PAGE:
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Computer Organization and Architecture

Input/Output

Input/Output Problems
• Wide variety of peripherals
— Delivering different amounts of data —At different speeds — In different formats

• All slower than CPU and RAM • Need I/O modules

Input/Output Module
• Interface to CPU and Memory • Interface to one or more peripherals

Generic Model of I/O Module

External Devices
• Human readable
— Screen, printer, keyboard

• Machine readable
— Monitoring and control

• Communication
—Modem — Network Interface Card (NIC)

External Device Block Diagram

Typical I/O Data Rates

I/O Module Function
• • • • • Control & Timing CPU Communication Device Communication Data Buffering Error Detection

I/O Steps
• • • • • • CPU checks I/O module device status I/O module returns status If ready, CPU requests data transfer I/O module gets data from device I/O module transfers data to CPU Variations for output, DMA, etc.

I/O Module Diagram

I/O Module Decisions
• • • • Hide or reveal device properties to CPU Support multiple or single device Control device functions or leave for CPU Also O/S decisions
— e.g. Unix treats everything it can as a file

Input Output Techniques
• Programmed • Interrupt driven • Direct Memory Access (DMA)

Programmed I/O
• CPU has direct control over I/O
— Sensing status —Read/write commands — Transferring data

• CPU waits for I/O module to complete operation • Wastes CPU time

Programmed I/O - detail
• • • • • • • CPU requests I/O operation I/O module performs operation I/O module sets status bits CPU checks status bits periodically I/O module does not inform CPU directly I/O module does not interrupt CPU CPU may wait or come back later

I/O Commands
• CPU issues address
— Identifies module (& device if >1 per module)

• CPU issues command
— Control - telling module what to do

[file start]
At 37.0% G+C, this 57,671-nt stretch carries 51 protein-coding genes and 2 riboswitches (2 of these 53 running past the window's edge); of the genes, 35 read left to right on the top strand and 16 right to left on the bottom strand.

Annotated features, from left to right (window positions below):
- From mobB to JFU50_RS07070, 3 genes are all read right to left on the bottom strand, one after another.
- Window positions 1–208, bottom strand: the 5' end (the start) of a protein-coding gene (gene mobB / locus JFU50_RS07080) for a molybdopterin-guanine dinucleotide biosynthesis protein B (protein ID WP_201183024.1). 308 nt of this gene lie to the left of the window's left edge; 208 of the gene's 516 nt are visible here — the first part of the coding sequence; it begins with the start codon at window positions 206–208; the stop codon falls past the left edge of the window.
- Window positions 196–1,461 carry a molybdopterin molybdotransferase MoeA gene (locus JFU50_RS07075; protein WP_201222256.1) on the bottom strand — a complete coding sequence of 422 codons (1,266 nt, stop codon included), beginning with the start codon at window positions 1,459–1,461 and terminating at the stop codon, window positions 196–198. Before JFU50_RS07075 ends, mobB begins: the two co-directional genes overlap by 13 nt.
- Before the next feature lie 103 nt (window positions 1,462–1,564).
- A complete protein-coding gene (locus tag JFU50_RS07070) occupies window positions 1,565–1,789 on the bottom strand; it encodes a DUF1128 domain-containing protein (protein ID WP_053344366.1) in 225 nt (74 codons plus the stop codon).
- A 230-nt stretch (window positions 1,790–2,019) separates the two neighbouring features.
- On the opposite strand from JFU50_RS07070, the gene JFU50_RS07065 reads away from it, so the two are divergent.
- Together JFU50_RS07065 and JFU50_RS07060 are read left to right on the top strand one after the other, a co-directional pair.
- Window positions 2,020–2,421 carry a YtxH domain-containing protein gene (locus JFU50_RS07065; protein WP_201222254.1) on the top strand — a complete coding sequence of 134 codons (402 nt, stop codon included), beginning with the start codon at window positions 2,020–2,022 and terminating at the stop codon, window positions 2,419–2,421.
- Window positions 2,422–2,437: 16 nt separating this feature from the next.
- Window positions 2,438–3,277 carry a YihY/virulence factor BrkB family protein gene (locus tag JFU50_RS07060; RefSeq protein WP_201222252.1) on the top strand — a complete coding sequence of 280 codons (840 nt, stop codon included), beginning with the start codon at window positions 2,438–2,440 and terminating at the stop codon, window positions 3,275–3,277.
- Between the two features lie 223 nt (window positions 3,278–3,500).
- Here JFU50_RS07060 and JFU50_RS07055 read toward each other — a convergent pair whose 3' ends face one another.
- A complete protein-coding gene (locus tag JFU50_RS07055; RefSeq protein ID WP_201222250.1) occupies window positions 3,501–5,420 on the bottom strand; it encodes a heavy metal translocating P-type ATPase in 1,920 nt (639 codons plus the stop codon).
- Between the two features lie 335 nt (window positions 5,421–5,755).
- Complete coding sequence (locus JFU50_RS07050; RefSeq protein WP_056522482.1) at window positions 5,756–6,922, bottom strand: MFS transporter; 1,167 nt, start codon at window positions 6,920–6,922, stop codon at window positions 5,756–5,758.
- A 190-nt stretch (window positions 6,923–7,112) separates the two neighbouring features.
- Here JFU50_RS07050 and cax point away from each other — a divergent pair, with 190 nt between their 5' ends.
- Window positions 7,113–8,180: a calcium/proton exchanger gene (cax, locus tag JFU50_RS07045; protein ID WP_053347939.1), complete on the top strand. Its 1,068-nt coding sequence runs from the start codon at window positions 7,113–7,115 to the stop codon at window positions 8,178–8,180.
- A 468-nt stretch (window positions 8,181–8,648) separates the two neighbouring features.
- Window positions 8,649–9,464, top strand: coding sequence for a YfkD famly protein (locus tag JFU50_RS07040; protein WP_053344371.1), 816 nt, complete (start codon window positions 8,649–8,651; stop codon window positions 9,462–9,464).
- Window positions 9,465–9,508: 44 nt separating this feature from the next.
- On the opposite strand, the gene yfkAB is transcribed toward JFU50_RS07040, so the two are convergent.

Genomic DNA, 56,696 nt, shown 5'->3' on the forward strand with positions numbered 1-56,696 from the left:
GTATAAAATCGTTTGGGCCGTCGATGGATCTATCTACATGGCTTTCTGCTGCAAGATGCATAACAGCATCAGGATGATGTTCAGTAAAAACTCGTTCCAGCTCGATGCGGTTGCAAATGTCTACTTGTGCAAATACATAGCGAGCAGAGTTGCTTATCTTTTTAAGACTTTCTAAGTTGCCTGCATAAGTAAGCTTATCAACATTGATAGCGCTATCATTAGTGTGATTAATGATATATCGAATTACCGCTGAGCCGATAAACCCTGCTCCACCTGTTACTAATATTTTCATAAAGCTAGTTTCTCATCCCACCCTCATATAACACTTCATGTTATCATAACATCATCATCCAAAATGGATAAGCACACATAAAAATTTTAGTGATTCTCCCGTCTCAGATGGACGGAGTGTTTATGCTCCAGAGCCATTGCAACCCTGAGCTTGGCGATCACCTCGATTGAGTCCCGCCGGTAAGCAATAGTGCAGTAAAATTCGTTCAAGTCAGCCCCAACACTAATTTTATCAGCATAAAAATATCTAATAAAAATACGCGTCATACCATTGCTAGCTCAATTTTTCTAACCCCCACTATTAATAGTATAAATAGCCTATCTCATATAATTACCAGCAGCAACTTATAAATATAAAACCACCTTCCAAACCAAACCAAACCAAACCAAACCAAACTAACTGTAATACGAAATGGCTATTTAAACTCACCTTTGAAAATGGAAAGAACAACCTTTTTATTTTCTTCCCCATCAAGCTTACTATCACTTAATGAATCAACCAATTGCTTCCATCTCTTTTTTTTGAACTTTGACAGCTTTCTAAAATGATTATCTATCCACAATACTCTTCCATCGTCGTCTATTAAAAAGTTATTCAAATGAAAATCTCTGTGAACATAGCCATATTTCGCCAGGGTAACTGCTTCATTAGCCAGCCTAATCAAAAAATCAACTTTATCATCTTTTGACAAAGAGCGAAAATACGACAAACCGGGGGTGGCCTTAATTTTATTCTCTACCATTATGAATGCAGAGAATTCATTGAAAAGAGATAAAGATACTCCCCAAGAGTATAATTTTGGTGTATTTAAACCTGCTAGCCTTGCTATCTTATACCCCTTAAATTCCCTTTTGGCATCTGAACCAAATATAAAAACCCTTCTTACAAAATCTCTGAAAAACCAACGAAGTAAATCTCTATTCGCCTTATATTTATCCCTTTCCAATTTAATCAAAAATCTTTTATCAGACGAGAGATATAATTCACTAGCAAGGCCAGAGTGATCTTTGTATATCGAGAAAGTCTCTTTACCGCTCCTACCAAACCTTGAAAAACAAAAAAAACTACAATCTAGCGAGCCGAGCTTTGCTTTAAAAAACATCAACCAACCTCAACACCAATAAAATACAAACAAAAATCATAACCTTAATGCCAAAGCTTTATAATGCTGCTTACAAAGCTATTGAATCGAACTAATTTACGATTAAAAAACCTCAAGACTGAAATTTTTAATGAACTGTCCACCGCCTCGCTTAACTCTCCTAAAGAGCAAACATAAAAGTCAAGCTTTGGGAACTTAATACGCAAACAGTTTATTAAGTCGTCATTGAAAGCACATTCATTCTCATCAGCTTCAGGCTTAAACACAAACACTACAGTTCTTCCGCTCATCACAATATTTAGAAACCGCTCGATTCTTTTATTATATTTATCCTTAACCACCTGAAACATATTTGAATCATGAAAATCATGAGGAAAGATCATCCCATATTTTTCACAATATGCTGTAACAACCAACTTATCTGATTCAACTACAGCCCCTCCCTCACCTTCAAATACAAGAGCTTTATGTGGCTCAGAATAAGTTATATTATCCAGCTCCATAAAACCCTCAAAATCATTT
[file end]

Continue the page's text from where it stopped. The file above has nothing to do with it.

– e.g. spin up disk

— Test - check status
– e.g. power? Error?

— Read/Write
– Module transfers data via buffer from/to device

Addressing I/O Devices
• Under programmed I/O data transfer is very like memory access (CPU viewpoint) • Each device given unique identifier • CPU commands contain identifier (address)

I/O Mapping
• Memory mapped I/O
— Devices and memory share an address space — I/O looks just like memory read/write — No special commands for I/O
– Large selection of memory access commands available

• Isolated I/O
— Separate address spaces — Need I/O or memory select lines — Special commands for I/O – Limited set

Interrupt Driven I/O
• Overcomes CPU waiting • No repeated CPU checking of device • I/O module interrupts when ready

Interrupt Driven I/O Basic Operation • CPU issues read command • I/O module gets data from peripheral whilst CPU does other work • I/O module interrupts CPU • CPU requests data • I/O module transfers data

CPU Viewpoint
• Issue read command • Do other work • Check for interrupt at end of each instruction cycle • If interrupted:—Save context (registers) — Process interrupt
– Fetch data & store

• See Operating Systems notes

Design Issues
• How do you identify the module issuing the interrupt? • How do you deal with multiple interrupts?
— i.e. an interrupt handler being interrupted

Identifying Interrupting Module (1)
• Different line for each module
— PC —Limits number of devices

• Software poll
— CPU asks each module in turn —Slow

Identifying Interrupting Module (2)
• Daisy Chain or Hardware poll
— Interrupt Acknowledge sent down a chain —Module responsible places vector on bus — CPU uses vector to identify handler routine

• Bus Master
—Module must claim the bus before it can raise interrupt — e.g. PCI & SCSI

Multiple Interrupts
• Each interrupt line has a priority • Higher priority lines can interrupt lower priority lines • If bus mastering only current master can interrupt

Example - PC Bus
• 80x86 has one interrupt line • 8086 based systems use one 8259A interrupt controller • 8259A has 8 interrupt lines

Sequence of Events
• • • • • • 8259A accepts interrupts 8259A determines priority 8259A signals 8086 (raises INTR line) CPU Acknowledges 8259A puts correct vector on data bus CPU processes interrupt

ISA Bus Interrupt System
• ISA bus chains two 8259As together • Link is via interrupt 2 • Gives 15 lines
— 16 lines less one for link

• IRQ 9 is used to re-route anything trying to use IRQ 2
— Backwards compatibility

• Incorporated in chip set

82C59A Interrupt Controller

Intel 82C55A Programmable Peripheral Interface

Using 82C55A To Control Keyboard/Display